pierre malandain + marianne hardy

Four years after the death of his first wife, Pierre married a second time to Marianne Hardy at the Threadneedle Street French Church:

Malandin, Pierre natif de Fecamp en Normandie, veuf, Marianne Hardie, native de Londres, fille de Pierre Hardie et d’Anne sa femme. Janv 1721.

Pierre and Marianne had four children and all were baptised in the French Church. It may be a coincidence but it appears that all their children were named after one of their godparents. Jean was born on 25 July 1722 and baptised at Threadneedle Street on 5 August — Mallandain, Jean, fils de Pierre et de Marie Anne Hardy. Tem. Jean Berue, Marie Lesturgeon. Ne le 25e Juillet. Aout 05, 1722.

Moyse was born on 30 September 1723 and baptised at Threadneedle Street on 13 October — Mallandain, Moyse, fils de Pierre et Marie Anne Hardy sa femme. Tem. Moyse Ouvry, Marie Mallandain. Ne le 30e Septembre. Oct 13, 1723. Sadly, Moyse died only two days after his baptism and was buried in the church yard at St John, Hackney.

Esther was born on 31 January 1725 and baptised at Threadneedle Street on 14 February — Mallendin, Esther, fille de Pierre M et de Marianne sa femme. Tem Le Pere, Esther Baudouin nee le 31 Jan, 14 Feb 1725. Her godmother Esther Baudouin may have been related to Pierre’s mother, Marthe Baudoin, although no further research has been done to confirm this. Esther died two weeks later and was buried at St Dunstan, Stepney on 26 February 1725.

Gabriel was born on 14 May 1726 and baptised at Threadneedle Street on 29 May — Mallandin, Gabriel, fils de Pierre et de Marianne Hardie sa femme. Tem. Gabriel Degoullainne, Marie Berru. Ne le 14 courant, Mai 29 1726.

In 1728, Marianne applied to the Royal Bounty, a relief fund for French Protestants created by King Charles II, for financial relief for herself and her two children. The entry notes that Marianne was the wife of Pierre and that she was ‘qui le delaisse’ or forsaken by her husband. She applied for relief again the following year and the entry again notes that she was forsaken by her husband and that she had two children aged 7 years and 3 years, her sons Jean and Gabriel. There are no further details to explain why Pierre left his family or where he went.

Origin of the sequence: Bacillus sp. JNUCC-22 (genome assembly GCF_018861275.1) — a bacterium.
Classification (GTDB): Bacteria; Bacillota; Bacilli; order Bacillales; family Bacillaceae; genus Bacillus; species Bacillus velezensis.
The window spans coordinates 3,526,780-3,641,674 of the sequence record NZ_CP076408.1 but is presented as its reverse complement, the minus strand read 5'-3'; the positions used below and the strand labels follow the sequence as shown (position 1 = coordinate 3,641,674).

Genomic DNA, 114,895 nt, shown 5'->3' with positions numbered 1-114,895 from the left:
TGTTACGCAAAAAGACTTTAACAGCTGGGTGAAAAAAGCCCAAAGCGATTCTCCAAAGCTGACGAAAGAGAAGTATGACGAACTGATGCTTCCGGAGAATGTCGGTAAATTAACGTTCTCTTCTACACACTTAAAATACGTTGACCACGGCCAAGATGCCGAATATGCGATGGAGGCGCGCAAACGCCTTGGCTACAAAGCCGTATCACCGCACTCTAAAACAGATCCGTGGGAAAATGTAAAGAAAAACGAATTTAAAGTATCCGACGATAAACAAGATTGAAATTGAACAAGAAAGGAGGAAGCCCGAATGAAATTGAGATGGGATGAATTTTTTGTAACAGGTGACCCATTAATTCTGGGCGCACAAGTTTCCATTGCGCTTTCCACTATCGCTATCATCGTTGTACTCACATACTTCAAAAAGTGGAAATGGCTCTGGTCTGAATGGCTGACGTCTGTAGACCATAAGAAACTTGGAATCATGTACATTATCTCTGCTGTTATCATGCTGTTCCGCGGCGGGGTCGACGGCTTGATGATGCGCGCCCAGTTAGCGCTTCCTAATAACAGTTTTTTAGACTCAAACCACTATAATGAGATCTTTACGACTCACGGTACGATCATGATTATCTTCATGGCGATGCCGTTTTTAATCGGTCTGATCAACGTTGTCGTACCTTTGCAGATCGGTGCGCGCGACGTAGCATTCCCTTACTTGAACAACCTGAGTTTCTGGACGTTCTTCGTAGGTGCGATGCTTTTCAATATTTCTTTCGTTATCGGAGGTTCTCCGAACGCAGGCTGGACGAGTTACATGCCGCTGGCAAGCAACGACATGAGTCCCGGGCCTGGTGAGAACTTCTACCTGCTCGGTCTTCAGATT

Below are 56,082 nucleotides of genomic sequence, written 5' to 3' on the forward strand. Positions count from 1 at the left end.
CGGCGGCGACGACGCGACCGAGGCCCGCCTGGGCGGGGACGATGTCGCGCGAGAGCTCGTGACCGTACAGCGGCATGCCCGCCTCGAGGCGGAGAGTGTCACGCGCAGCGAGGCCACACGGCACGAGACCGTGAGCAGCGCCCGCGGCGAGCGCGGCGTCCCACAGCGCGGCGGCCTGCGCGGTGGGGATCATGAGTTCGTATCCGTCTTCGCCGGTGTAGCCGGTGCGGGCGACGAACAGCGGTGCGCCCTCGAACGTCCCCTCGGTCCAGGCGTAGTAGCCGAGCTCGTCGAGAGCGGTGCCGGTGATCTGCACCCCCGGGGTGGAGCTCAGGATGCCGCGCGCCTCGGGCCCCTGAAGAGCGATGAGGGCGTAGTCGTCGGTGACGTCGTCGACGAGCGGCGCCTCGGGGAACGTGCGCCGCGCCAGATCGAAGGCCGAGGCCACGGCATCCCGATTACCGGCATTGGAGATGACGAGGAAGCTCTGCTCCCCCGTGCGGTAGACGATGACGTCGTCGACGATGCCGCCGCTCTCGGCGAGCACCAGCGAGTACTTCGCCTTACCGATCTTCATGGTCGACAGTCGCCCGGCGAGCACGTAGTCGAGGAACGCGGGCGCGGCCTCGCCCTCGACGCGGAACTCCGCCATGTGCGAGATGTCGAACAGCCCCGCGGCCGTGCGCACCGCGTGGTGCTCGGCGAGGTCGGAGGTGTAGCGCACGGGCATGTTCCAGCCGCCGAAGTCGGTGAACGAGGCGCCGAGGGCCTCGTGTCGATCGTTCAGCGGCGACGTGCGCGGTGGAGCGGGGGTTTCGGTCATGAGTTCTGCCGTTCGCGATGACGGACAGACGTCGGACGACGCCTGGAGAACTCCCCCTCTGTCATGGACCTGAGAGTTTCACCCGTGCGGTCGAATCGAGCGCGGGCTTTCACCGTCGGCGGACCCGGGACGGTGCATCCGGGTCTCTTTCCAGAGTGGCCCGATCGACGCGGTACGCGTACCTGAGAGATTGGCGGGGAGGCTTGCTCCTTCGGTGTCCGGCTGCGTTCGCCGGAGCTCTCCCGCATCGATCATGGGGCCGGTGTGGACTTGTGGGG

Ten years later, Marianne applied for assistance from one of the soup kitchens that provided food to the poorest Huguenot refugees and her request appears in The Care Book of La Soupe 1739 – 41:

Mallendain, Marie Anne, veuve de Louis agee de 50 ans, un enfant ages de 17. Maladif. Demeure dans Bethnal Green by ye old Hampshire Hogg — a quarter portions par semaine

The entry notes that Marie Ann, widow of Louis (altered from the original entry of Pierre), was 50 years old with one child aged 17, presumably Jean. Maladif means sickly but it is unclear if that relates to Marianne or Jean and they lived in Bethnal Green by the Old Hampshire Hogg public house and were granted weekly relief. It appears that Gabriel died between 1729 and 1739 as he is no longer listed with his family. Based on subsequent records, it appears that her husband Pierre died between 1729 and 1741 and there are two possible burial records that could relate to his death — on 19 February 1730, a Peter Maulendine from King Street was buried at Christ Church Spitalfields.

St Dunstan, Stepney

The second record notes that Peter Mallendain, ‘from the fleet’, was buried at St Bride Fleet Street on 14 March 1741. The ‘fleet’ refers to the Parish of the Fleet that included three churches near Fleet Street — St Brides, St Dunstan in the West and the Temple Church.

Neither of the burial records contain any reference to the individual’s age so it is impossible to say which one refers to this Pierre Malandain but the second one seems more likely. The spelling of the surname is closer to the way this family spelled their name and it does not seem likely that Pierre would forsake his wife and children and remain in the immediate area — and the parish of the Fleet was some distance from Pierre’s home in Spitalfields.

Another record that points to the 1741 burial is Marianne’s second marriage, to Andrew Chasson, a weaver from Bethnal Green, on 30 November 1741 at St Dunstan, Stepney. Marriage offered women both social and financial security and considering Marianne’s inability to provide for herself and her children, it seems likely that she would chose to remarry as soon as possible after Pierre’s death.

Land Tax records show that Andrew and Marianne lived on Wheeler Street following their marriage but by 1749, they had moved to Westbury Street in Spitalfields. No further records related to them or Marianne’s only surviving son, Jean, have been found.